‘Spiderman’ rioter sentenced to three years for pelting police with bricks

Ronnie Nelson (29) will serve 18 months followed by 18 months on supervised parole

The jury  rejected Ronnie Nelson’s  claims that he was not the man behind the Spiderman mask and convicted him. File picture: Getty

The jury rejected Ronnie Nelson’s claims that he was not the man behind the Spiderman mask and convicted him. File picture: Getty


A 29-year-old mechanic convicted of being the ‘Spiderman’ rioter captured on CCTV pelting police with house bricks was on Tuesday sentenced to three years.

The father of two, Ronnie Nelson, from East Way in Rathcoole, with praising references from Newtownabbey’s DUP Mayor, and a councillor, will serve 18 months jail followed by 18 months on supervised licensed parole.

Belfast Recorder Judge David McFarland initially questioned the references from Mayor, Alderman Thomas Hogg and Cllr Stephen Ross, until it became clear they were written in a “personal capacity” and not on behalf of the residents of Newtownabbey.

Judge McFarland told Nelson that Belfast had enough rioters without others travelling to the city to add to trouble. He added that rioters must realise there was not only an individual crime, but a collective crime, and therefore all must bear responsibility for the entire riot and its costs both in financial terms and the harm caused.

Nelson, said the Crown Court judge, was involved in an extremely bad riot which caused not only massive inconvenience and disruption, but also injury to police, 58 in total, called to deal with the significant disturbance.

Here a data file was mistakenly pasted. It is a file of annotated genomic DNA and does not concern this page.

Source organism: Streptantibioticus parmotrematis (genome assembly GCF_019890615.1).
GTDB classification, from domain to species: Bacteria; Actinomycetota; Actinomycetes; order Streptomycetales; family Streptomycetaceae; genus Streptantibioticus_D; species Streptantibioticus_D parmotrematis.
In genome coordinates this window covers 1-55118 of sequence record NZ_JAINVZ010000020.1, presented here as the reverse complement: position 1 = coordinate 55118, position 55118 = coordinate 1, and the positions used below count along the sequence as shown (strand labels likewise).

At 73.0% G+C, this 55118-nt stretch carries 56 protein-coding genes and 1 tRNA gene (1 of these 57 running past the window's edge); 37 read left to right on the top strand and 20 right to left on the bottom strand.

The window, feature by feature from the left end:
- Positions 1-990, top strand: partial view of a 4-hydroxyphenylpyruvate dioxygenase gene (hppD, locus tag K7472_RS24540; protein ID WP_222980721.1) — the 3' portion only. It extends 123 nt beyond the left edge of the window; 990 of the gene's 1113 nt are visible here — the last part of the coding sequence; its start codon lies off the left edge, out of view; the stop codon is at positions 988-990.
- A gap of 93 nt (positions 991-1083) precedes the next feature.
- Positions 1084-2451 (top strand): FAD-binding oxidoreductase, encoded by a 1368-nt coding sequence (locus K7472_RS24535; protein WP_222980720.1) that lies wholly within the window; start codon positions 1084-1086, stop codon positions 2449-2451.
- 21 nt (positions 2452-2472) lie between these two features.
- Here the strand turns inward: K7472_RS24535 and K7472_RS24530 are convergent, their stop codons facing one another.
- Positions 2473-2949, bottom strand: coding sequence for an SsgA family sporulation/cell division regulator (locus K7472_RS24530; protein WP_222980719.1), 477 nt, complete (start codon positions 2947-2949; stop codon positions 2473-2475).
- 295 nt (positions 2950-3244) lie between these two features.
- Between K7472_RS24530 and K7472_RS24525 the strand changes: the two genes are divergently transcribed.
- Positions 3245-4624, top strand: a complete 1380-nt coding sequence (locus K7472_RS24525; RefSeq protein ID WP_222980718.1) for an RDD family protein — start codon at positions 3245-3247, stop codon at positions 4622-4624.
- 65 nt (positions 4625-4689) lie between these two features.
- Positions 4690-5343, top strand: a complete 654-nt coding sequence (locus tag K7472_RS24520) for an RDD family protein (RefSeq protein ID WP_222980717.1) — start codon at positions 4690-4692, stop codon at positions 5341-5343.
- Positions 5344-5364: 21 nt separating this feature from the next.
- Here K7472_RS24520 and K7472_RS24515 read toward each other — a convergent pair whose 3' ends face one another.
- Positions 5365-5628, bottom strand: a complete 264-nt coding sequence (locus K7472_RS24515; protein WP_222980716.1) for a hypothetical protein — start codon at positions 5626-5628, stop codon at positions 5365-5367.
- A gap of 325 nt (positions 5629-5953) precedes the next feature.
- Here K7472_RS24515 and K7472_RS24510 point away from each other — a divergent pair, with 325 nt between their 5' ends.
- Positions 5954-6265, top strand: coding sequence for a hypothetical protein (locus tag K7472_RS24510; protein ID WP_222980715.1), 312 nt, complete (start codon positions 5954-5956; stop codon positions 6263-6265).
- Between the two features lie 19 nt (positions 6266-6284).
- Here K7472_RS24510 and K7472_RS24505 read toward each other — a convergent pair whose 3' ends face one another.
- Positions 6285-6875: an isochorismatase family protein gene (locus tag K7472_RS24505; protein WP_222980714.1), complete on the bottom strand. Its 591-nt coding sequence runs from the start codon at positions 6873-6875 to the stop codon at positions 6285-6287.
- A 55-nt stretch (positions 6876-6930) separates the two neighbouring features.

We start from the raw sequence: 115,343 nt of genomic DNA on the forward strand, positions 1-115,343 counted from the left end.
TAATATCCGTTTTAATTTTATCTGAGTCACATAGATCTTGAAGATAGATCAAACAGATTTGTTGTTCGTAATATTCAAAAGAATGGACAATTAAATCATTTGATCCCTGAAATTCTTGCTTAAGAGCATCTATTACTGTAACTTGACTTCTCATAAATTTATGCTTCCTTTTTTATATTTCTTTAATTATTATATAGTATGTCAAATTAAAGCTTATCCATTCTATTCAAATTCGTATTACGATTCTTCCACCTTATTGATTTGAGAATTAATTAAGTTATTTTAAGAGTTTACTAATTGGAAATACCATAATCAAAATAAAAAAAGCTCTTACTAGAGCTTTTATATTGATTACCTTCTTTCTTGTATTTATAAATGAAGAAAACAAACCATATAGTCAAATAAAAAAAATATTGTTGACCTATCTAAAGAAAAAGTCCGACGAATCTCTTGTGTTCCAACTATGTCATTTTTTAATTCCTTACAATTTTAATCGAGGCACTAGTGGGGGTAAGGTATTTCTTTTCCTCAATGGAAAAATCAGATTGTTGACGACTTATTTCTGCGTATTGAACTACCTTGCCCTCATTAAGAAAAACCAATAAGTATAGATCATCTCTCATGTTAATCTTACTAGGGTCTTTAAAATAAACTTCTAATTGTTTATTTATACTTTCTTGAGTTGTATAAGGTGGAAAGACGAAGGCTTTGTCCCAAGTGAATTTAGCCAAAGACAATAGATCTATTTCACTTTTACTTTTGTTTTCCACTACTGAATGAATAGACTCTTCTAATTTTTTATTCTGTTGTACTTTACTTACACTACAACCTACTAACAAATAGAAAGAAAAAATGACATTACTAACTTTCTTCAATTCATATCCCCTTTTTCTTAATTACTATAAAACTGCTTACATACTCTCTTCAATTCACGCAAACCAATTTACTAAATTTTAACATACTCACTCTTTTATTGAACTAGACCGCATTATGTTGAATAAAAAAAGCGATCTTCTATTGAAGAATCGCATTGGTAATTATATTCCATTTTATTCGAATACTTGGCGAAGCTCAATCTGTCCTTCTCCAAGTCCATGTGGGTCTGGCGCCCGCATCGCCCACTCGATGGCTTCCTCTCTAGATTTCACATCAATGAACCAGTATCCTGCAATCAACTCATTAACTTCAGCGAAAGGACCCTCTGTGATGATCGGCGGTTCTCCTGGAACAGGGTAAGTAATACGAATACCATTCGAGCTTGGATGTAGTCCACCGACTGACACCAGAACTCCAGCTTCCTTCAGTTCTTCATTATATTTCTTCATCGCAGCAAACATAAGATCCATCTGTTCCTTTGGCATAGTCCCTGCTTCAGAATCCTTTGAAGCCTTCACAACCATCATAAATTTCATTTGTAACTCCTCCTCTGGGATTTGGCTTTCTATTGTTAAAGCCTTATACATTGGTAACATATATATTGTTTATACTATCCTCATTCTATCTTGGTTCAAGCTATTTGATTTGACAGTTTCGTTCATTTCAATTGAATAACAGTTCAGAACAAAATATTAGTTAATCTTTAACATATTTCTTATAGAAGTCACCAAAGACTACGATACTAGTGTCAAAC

Earlier defence lawyer Paul Bacon, who said the references described a person who was deeply involved in community work, revealed that Nelson remains resolute that he has been wrongly convicted.

Mr Bacon said Nelson had led an absolutely blameless life, with an exemplary work record, but now lamentably, given his conviction, his life was effectively in ruins.

Reports, he added, did not find Nelson to be a danger to others or of likelihood of re-offending, and that he was a man, never ever likely to darken the door of a court again.

Last month his two-day trial heard that an unmasked Nelson was initially seen on police surveillance tapes wearing a distinctive grey Adidas tracksuit with yellow stripes approaching a loyalist counter demonstration to an anti-internment parade on August 9th, 2013.

Moments later he was seen again, this time as the masked Spiderman, attacking police lines on Belfast’s Royal Avenue, throwing seven or more bricks.

Afterward police scanning the tapes could find no-one on the CCTV footage wearing the same distinctive Adidas yellow-striped tracksuit. When interviewed and shown the footage, Nelson admitted he was that man, but denied donning the Spiderman mask.

The jury did not agree, and rejected his claims that he was not the man behind the mask and convicted Nelson, who had stood in the dock shaking his head.